A couple of days after publicly disclosing the Microsoft Edge vulnerability, Google has now disclosed yet another new vulnerability in Windows 10, though the company say that it’s just a coincidence that the two flaws have been publicly disclosed in a short period of time. Google’s Project Zero team has publicly exposed a security flaw in Windows 10 Fall Creators Update (version 1709).
Google’s Project Zero program, security researcher, James Forshaw claims that the vulnerability can be exploited because of the way Windows 10 handles calls to Advanced Local Procedure Call (ALPC). This basically allows the standard user to obtain administrator privileges on Windows 10, which could be misused.
There are actually two bugs in this feature, named 1427 and 1428. Both of them were reported to Microsoft in November, but only 1427 has been addressed with Windows 10 cumulative updates released earlier this month, apparently because Microsoft found it to be more critical.
While Microsoft hasn’t patched the 1428 vulnerability, it should not be an issue as the software giant says it’s not a critical vulnerability. Microsoft has labelled this flaw as important but not critical, and the researcher explains that 1428 could not be exploited remotely as it requires additional steps.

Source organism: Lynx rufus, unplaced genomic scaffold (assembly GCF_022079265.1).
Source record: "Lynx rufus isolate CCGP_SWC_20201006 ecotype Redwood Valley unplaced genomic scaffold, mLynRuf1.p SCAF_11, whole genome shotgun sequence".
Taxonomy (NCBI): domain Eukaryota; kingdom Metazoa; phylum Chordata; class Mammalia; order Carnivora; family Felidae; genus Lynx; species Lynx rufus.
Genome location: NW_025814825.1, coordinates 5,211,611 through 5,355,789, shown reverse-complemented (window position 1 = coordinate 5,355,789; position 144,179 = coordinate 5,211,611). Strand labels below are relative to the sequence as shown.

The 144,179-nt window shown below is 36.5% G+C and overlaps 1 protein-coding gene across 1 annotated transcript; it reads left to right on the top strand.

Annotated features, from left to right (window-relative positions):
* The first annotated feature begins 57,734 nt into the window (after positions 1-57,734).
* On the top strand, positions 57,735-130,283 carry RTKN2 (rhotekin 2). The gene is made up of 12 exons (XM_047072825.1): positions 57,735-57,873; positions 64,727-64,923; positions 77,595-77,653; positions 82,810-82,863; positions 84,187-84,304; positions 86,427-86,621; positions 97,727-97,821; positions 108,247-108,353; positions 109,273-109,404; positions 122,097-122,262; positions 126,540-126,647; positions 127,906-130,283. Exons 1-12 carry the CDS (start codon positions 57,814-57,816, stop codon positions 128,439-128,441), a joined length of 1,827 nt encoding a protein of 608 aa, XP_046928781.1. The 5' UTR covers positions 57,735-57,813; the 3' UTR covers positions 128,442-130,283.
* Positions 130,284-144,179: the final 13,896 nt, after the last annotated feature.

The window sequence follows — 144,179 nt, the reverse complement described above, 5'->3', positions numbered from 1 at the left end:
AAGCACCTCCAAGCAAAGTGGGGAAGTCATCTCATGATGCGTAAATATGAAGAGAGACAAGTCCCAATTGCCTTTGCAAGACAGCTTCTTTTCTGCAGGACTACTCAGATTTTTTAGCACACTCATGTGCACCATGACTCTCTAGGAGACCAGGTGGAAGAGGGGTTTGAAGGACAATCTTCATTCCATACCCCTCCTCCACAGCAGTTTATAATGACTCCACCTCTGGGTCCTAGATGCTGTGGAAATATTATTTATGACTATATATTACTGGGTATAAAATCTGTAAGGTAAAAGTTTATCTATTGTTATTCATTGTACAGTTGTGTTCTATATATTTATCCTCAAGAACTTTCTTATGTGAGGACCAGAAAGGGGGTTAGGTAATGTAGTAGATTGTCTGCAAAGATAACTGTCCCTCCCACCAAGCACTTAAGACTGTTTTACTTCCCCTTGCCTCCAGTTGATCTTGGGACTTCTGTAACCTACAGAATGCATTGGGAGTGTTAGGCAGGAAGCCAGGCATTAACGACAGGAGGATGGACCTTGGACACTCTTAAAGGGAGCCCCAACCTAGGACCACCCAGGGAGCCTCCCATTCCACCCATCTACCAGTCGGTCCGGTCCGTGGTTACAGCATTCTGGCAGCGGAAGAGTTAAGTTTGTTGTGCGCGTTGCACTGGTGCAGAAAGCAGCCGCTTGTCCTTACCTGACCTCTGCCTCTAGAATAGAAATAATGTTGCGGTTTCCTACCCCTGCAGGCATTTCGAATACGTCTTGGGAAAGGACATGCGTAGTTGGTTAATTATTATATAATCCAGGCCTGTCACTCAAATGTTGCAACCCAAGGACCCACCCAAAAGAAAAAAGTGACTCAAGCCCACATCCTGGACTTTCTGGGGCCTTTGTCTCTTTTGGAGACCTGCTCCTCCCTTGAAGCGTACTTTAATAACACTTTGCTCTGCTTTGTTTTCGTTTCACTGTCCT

“In order to execute the exploit you’d have to already be running code on the system at a normal user privilege level. It cannot be attacked remotely (without attacking a totally separate unfixed issue to get remote code execution), and also cannot be used from a sandbox such as those used by Edge and Chrome. The marking of this issue as High severity reflects the ease of exploitation for the type of issue, it’s easy to exploit, but it doesn’t take into account the prerequisites to exploiting the issue in the first place,” the researcher says.
You can expect the fix for the unpatched vulnerability next month, but as Google has publicly disclosed it, the fix might be arriving sooner than estimated.